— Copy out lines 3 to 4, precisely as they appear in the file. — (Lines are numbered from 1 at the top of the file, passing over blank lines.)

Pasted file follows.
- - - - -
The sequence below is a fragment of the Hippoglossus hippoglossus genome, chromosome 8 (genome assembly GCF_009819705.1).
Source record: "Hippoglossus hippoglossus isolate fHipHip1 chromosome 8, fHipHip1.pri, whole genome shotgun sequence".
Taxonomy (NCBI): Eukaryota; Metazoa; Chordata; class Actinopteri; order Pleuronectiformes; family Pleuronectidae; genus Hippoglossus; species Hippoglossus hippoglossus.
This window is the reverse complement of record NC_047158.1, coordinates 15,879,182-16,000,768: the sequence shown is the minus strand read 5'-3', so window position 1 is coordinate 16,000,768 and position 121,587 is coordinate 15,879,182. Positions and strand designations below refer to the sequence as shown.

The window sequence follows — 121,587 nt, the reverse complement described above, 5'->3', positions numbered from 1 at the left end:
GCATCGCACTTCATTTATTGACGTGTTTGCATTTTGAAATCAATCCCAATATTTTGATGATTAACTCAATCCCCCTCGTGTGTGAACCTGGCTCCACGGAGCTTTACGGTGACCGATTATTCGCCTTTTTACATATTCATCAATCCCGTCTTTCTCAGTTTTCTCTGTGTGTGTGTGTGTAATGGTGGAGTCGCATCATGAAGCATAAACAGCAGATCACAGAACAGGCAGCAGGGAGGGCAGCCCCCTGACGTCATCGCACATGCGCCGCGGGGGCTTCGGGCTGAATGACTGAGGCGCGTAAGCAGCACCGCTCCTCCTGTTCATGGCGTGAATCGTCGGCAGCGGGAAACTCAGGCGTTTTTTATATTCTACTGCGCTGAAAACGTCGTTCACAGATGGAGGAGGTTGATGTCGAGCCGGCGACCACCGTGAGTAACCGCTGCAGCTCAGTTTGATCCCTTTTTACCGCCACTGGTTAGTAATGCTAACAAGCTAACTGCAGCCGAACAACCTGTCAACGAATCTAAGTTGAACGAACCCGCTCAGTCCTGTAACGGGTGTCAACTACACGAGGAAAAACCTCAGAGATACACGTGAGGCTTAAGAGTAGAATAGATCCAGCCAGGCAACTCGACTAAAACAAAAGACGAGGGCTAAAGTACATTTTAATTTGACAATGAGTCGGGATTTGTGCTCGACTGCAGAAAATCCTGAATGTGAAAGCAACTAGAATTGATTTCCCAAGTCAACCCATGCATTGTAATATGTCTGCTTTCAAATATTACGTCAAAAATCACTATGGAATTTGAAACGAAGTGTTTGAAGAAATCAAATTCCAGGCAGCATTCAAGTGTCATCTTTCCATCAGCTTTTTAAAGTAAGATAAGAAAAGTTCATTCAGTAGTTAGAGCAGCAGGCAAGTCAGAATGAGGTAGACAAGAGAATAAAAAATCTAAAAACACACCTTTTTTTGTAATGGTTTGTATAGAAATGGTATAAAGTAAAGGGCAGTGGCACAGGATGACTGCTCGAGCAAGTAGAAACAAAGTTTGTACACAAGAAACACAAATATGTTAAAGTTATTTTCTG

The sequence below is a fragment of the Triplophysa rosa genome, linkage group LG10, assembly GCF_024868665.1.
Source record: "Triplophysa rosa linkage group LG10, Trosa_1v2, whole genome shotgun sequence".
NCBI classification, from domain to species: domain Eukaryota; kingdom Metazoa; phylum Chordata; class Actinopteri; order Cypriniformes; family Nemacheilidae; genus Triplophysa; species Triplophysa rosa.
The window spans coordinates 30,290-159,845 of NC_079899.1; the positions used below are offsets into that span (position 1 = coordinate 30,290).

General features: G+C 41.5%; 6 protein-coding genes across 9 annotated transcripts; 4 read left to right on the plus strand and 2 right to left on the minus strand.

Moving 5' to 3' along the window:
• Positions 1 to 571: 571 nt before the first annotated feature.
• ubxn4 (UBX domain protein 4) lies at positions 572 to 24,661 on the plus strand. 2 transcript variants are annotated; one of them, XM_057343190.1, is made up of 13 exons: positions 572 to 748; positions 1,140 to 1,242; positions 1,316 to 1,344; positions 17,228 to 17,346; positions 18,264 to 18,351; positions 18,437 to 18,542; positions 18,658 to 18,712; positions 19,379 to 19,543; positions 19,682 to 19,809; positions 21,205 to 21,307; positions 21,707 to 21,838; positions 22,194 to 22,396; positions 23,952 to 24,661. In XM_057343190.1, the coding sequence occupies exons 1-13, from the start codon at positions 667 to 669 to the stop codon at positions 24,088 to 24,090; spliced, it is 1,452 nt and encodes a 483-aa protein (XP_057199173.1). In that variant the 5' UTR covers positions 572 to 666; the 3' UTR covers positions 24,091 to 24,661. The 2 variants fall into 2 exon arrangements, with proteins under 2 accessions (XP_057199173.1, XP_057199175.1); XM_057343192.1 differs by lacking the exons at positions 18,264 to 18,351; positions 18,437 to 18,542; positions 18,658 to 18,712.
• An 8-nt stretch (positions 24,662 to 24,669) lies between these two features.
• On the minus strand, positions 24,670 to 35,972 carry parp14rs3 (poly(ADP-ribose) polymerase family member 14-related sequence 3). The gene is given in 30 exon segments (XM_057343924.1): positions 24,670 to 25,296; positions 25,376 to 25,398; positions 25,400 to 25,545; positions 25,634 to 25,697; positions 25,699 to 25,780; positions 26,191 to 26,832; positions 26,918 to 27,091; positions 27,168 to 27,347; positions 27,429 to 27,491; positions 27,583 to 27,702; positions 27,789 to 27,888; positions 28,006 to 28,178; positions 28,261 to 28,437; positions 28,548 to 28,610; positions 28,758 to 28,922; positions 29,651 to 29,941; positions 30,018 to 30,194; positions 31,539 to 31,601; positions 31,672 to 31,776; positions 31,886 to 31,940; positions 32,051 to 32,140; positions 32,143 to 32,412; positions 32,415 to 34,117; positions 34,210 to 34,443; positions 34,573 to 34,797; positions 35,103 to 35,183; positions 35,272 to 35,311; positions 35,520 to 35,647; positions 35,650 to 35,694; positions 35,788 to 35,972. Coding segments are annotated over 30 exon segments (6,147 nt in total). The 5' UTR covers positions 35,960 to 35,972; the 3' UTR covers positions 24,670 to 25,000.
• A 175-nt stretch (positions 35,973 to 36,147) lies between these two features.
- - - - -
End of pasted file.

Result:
Taxonomy (NCBI): Eukaryota; Metazoa; Chordata; class Actinopteri; order Pleuronectiformes; family Pleuronectidae; genus Hippoglossus; species Hippoglossus hippoglossus.
This window is the reverse complement of record NC_047158.1, coordinates 15,879,182-16,000,768: the sequence shown is the minus strand read 5'-3', so window position 1 is coordinate 16,000,768 and position 121,587 is coordinate 15,879,182. Positions and strand designations below refer to the sequence as shown.